The video instructs you to roll all of your clothing items and to place them into the cubes. I was genuinely surprised that all of his t-shirts, shorts, socks,ties, under-garments, and non hanger items fit into them. What I loved best was how nicely they fit into his luggage, leaving more than enough room for his shoes, toiletries and other mission items.
One of the added benefits of using packing cubes, if you can convince your missionary to do so, is that if they will store their clothes in their original cubes, after they do laundry, when it comes time to transfer to a new area, all they have to do is zip up their cubes,place their shirts and pants in their luggage with the cubes on top. Voila, they are ready to move! I introduced these cubes to my fellow missionary mama Christie Halverson and she now travels with them herself. They really are the best!
Mission Belt: Guaranteed to grow or shrink with your Elder.
The best feature of the Mission Belt is its adjustable belt buckle. Because it doesn’t have holes, you merely slide it in or out, depending on what your waistline is telling you. For our elder, he has lost a few pounds, so he’s had to slide his in a bit more than he had prior to his mission. They wear remarkably well, not showing as much use as a traditional belt with holes does. They have many colors and styles of belts and buckles to choose from. Go check them out.
Notecards: The best thing we sent with our son.
He was set apart, his bags were packed and I was an emotional wreck. We experienced many “lasts” that night. Last family dinner. Last family prayer. Last bedtime hug followed by a kiss on his head for 24 months, and the last time that precious boy would sleep under our roof for two years. As he headed to bed, I felt a need to do one final act of service for him. We grabbed a stack of index cards and started writing thoughts, quotes and words of encouragement for our soon-to-be missionary. I unpacked his bags and placed the notecards in every shirt pocket, pant pocket, shoe, winter coat and anywhere else I could find a place to hide them. I hoped that they would be a source of happiness for him on days that might seem discouraging.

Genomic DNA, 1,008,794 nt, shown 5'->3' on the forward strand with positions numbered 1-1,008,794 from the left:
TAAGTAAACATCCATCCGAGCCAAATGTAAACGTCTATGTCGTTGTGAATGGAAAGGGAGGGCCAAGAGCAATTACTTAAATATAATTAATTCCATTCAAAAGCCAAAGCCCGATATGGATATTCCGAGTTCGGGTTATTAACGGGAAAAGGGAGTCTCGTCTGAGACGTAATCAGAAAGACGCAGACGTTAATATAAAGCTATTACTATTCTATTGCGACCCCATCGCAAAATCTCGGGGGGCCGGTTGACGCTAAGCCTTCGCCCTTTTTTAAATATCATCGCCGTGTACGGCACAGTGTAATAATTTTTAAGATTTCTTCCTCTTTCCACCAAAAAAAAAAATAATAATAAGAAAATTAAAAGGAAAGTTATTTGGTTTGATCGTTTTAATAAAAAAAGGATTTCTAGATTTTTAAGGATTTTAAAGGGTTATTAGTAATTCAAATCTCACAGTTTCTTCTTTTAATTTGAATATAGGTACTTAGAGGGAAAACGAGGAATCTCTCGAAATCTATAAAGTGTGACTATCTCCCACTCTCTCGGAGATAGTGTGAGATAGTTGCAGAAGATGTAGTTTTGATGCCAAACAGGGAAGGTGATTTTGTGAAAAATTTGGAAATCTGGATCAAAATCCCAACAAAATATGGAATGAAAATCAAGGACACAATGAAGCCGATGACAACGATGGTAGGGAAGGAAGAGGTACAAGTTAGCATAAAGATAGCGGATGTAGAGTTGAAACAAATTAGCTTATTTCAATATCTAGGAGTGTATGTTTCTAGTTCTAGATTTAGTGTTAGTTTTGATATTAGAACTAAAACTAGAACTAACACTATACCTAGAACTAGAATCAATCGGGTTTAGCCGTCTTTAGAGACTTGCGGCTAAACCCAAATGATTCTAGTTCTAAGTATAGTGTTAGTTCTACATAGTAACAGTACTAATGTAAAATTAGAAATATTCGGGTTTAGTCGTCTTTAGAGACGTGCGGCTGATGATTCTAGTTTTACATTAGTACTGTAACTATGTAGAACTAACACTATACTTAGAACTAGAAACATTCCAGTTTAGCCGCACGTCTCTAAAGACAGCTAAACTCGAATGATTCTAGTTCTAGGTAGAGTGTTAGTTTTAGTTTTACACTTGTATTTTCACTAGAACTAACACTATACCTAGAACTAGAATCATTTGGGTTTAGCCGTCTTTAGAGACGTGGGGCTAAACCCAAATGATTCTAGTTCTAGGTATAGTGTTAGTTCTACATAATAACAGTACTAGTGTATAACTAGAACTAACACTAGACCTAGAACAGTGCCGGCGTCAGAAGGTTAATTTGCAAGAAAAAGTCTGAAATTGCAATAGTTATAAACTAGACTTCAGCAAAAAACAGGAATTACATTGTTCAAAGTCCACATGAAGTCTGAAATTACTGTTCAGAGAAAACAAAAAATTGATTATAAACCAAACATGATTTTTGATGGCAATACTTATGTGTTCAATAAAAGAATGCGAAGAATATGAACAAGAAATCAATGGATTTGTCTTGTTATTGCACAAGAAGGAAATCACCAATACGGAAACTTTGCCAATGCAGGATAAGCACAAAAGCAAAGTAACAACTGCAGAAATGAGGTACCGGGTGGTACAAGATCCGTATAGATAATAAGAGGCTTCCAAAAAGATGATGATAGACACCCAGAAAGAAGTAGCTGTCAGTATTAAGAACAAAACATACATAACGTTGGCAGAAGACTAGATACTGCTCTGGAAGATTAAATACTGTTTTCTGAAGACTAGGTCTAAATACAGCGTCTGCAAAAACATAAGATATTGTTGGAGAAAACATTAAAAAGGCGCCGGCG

A few weeks passed and Elder Hendrix wrote home and mentioned the cards in his letter. This is what he shared:
“I want to talk about the notecards that my parents wrote me. So in all of my shirts and pants, my parents wrote notes on index cards of inspirational quotes, etc… Anyway, I carry a different one with me every day in my pocket, on my shirt. I love reading their words of encouragement…….”
Little did I know that he would take them with him out into the mission field, inspiring him along the way. It is a simple, yet extremely meaningful token of love that each of us can do for our missionaries.
Enjoy the time it takes to prepare to send off your missionary. I cherished every moment of this process, even labeling his socks! It’s a time period that you’ll never get back, therefore, find joy in the journey.